Solar UV radiation does not inactivate marine birnavirus in coastal seawater.


We examined the inactivation kinetics of marine birnavirus (MABV) in a coastal sea, in seawater samples collected from 50 cm depth. MABV was added to both natural and autoclaved seawater at a concentration of 6 x 10(6.43) TCID50 (50% tissue culture infectious dose) ml(-1), put in dialysis tubes and incubated at the original depth. The inactivation of MABV by solar UV radiation was examined using light and dark tubes. The infectivity titer of MABV was measured by the TCID50 method using CHSE-214 cells. Virus infectivity in natural seawater decreased quickly and was below the detection limit by 270 min in both light and dark conditions; however, virus infectivity was maintained in the autoclaved seawater until 420 min. These results suggest that the loss of virus infectivity is not caused by sunlight UV radiation.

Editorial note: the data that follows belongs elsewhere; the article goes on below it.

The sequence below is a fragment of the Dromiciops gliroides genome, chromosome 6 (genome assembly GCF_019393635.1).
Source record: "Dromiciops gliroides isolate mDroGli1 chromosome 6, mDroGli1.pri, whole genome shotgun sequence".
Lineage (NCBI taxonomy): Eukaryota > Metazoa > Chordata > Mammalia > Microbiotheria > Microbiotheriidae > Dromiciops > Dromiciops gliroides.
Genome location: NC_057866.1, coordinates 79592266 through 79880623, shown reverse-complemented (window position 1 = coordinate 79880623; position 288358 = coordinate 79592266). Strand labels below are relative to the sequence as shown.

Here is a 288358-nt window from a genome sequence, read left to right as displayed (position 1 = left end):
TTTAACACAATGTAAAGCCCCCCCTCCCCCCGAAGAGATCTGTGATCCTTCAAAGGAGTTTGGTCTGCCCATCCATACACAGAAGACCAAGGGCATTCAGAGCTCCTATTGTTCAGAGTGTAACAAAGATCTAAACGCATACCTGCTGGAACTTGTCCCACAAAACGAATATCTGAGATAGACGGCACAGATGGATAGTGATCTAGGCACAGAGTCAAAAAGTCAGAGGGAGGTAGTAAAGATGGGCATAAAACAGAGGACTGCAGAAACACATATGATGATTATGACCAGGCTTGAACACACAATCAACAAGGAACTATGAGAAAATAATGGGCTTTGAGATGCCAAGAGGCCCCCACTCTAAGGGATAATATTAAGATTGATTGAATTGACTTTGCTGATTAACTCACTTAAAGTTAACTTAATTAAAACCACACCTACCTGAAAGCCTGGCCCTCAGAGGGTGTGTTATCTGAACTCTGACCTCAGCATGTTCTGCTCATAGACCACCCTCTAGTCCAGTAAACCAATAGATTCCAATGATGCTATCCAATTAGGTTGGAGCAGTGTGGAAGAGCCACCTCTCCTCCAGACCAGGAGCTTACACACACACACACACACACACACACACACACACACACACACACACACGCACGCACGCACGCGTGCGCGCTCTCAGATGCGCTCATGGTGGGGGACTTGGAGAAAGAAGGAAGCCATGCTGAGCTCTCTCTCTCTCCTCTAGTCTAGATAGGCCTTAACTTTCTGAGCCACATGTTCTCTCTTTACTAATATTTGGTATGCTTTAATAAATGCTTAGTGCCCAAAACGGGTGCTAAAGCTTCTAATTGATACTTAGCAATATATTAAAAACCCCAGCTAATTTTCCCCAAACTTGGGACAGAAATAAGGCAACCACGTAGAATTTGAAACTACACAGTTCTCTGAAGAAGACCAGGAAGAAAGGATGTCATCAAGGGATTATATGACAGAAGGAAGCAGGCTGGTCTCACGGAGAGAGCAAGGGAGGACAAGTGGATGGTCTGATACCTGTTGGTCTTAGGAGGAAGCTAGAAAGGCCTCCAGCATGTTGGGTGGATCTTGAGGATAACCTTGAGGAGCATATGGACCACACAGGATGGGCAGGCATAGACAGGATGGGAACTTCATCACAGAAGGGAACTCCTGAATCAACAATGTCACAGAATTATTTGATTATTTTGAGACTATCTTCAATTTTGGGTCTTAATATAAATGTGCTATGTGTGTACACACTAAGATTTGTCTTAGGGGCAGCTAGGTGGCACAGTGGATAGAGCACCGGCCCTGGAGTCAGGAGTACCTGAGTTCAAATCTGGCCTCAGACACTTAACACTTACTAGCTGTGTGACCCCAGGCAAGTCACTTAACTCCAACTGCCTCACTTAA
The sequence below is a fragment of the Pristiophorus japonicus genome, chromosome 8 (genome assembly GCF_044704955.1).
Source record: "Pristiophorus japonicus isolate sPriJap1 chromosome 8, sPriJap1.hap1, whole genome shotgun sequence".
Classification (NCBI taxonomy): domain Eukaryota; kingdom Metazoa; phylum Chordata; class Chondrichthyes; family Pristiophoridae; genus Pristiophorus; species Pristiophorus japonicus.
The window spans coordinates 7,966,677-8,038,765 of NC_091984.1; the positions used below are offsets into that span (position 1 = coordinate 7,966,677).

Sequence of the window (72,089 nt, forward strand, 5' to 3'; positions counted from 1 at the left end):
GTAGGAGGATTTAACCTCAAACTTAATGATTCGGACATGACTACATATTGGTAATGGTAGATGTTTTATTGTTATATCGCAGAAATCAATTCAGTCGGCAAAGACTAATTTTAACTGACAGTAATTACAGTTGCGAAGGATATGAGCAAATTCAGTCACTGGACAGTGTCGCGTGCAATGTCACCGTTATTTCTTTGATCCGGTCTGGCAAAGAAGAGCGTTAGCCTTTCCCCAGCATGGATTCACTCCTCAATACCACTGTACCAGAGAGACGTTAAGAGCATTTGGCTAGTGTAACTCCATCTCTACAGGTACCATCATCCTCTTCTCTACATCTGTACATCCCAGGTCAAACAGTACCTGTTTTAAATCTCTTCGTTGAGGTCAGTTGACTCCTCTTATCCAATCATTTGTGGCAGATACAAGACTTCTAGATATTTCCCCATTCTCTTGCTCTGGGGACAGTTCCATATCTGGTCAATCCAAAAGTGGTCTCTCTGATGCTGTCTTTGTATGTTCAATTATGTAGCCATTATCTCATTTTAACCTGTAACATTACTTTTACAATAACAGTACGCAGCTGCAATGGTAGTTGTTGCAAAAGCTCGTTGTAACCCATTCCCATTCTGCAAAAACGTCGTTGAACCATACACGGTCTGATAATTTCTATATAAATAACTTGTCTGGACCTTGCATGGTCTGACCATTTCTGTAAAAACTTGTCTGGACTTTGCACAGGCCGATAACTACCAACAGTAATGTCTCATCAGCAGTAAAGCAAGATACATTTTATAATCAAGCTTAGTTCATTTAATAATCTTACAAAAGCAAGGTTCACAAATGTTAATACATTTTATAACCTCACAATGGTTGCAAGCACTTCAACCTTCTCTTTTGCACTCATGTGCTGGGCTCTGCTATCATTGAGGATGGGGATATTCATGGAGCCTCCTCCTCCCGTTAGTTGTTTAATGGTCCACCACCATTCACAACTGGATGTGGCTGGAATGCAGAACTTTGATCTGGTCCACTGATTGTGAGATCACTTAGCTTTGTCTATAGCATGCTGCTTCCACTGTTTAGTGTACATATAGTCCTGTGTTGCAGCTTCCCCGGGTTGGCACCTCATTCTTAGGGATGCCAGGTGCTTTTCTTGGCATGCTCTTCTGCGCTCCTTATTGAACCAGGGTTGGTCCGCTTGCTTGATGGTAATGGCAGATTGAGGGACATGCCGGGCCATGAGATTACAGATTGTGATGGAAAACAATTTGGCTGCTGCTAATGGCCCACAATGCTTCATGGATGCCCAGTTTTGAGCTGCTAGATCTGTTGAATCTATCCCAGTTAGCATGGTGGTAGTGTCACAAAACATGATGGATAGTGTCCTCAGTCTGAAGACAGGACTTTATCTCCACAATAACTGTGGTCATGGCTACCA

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@article{Kitamura2004SolarUR, title={Solar UV radiation does not inactivate marine birnavirus in coastal seawater.}, author={Shin-ichi Kitamura and S Kamata and Shin-Ichi Nakano and Satoru Suzuki}, journal={Diseases of aquatic organisms}, year={2004}, volume={58 2-3}, pages={251-4} }